A number of factors are driving Britain’s housing crisis, but the most significant is also the most simple: we are not building enough homes. As demand for decent housing goes up – along with population growth – so does the market price for prospective buyers and tenants.
Since his election in 2010, David Cameron has recognised that housing is a priority for the electorate, but has failed to translate this into the right kind of action. In fact, the number of new homes started each year – 136,320 in the year to June 2015 – remains virtually static, despite the fact that the number of planning permissions granted has risen sharply under Conservative leadership.
Though major developers are securing land and obtaining the necessary planning agreements to develop sites, they are actually building properties at a very slow pace. Brandon Lewis, the housing minister, reports that some developers are taking 20 weeks to build a single home, while others can do it in less than four.
There may be some mitigating reasons for this. Builders complain of a skills and materials shortage, and the absence of trained staff – a legacy of the downturn, when jobs were shed and there was no investment in a future construction workforce – which is a genuine problem for the Government to address.
But building slowly is also a sensible tactic for construction firms. By delaying development and sale of new homes, they are making a larger return on every property they build as the price of the land goes up. In central London, where land values and corresponding property price rises are among the most rapid in the country, land banking by large developers is very rare. Here developers have no incentive to delay. While the housing minister is right to shine a light on what some might consider poor ethical practices, there is nothing intrinsically wrong with the choices developers are making. They are behaving in an economically rational way within a free market.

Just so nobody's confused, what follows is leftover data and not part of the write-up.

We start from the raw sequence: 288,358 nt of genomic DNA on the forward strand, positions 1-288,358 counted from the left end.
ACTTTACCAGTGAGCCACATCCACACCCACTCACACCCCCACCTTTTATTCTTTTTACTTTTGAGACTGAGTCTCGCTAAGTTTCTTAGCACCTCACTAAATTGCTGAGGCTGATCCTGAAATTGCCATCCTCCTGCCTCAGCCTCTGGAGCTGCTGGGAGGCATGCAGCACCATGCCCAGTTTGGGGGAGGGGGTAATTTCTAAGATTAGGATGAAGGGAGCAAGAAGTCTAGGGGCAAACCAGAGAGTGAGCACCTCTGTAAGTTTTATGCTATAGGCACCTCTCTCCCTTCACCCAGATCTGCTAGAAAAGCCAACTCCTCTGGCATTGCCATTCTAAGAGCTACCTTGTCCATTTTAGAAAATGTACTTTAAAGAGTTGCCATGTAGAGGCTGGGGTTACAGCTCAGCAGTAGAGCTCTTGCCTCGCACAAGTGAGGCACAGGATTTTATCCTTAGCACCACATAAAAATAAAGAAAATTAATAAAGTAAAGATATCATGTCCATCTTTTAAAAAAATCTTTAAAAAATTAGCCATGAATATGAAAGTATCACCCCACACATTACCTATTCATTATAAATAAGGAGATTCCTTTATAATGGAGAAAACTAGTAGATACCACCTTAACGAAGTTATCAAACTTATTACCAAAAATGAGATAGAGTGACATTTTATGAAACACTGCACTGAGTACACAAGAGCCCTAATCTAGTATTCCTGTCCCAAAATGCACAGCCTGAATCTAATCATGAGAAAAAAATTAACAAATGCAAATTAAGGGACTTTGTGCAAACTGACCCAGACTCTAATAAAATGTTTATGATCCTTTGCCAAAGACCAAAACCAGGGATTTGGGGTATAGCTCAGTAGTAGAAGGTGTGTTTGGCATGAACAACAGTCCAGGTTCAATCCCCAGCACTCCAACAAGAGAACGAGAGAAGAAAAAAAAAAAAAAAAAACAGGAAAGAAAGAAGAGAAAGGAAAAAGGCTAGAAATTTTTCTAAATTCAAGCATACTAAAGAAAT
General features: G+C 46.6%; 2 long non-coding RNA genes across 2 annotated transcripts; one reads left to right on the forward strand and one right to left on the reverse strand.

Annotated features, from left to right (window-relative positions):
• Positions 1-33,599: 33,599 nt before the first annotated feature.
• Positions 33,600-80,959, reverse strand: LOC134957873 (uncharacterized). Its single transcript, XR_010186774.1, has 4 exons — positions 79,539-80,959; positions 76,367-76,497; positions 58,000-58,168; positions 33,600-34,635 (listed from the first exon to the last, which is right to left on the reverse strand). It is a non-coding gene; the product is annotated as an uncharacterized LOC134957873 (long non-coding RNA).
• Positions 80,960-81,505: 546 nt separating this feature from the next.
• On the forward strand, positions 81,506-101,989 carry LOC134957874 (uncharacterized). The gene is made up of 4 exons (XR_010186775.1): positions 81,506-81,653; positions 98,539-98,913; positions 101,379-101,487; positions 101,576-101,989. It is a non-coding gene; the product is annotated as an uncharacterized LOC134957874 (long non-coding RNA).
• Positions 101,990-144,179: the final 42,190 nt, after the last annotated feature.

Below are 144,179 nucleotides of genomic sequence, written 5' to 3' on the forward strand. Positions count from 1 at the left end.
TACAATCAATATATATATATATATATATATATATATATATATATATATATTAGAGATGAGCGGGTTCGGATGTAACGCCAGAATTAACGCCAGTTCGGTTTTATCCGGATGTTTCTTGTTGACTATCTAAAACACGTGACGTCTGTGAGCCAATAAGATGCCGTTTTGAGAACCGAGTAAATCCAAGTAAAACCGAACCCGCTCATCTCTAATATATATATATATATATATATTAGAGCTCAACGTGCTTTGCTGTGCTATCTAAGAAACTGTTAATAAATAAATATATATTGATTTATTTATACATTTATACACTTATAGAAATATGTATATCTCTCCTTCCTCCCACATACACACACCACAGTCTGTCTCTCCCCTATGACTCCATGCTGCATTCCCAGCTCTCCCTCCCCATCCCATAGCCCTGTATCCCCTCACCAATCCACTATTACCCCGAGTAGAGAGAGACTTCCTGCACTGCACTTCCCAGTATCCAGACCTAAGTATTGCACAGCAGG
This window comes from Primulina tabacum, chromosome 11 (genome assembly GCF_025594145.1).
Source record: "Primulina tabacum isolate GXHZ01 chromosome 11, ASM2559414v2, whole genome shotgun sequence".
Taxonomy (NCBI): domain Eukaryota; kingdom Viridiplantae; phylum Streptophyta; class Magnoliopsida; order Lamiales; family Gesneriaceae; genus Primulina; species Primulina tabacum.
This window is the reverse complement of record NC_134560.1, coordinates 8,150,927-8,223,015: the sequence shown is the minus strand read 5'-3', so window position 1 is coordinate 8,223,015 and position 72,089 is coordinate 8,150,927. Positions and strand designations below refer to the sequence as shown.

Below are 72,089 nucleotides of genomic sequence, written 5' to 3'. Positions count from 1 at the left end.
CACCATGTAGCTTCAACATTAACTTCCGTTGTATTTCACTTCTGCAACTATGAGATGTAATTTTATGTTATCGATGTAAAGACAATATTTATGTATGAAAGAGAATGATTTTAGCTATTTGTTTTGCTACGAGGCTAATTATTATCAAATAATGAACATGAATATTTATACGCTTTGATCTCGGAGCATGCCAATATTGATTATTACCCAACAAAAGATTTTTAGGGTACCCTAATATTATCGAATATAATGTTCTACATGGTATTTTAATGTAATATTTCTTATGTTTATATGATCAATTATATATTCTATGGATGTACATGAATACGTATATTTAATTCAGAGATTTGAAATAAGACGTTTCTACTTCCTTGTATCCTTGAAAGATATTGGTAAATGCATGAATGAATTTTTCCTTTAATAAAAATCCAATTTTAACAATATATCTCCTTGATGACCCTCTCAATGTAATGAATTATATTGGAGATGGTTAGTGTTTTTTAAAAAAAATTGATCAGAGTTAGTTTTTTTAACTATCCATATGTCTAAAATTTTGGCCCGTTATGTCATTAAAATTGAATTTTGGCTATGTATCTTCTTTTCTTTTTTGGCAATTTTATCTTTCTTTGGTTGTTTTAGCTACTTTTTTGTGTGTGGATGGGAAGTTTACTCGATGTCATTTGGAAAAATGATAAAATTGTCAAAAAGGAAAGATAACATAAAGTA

Mr Lewis, and the Conservative Government, cannot have it both ways. The party has deregulated the planning system, meaning that many more sites are now ready to build upon, but it places no burden of responsibility on a private industry that is free to build as and when it knows it will be valuable to do so. It is the Government that has set up a model of development that has enabled builders to behave like this.
So what can be done? There are carrots, and there are sticks – and yet neither seems effective. Projects which offer one-off bungs to encourage faster development, such as David Cameron’s starter homes initiative, have so far made little difference to housing numbers. When the team behind Sir Michael Lyons’ 2014 review of housing, commissioned by Labour, looked at the possibility of a “use it or lose it” clause on undeveloped land with planning permission, it didn’t trouble developers at all; their profits were significant enough to write off any losses.
It has taken investing public money in housing to boost development in the past. Local authorities are desperate to build and are struggling to finance that ambition, and could play a significant role in developing homes of all tenures including for private sale and private rent. They are prevented from doing so by the ideological forces of free-market conservatism.
Given the Government’s decision to roll back from public investment in housing, it cannot expect a few firm words from its housing minister to have any meaningful effect on the behaviour of private, profit-making house builders.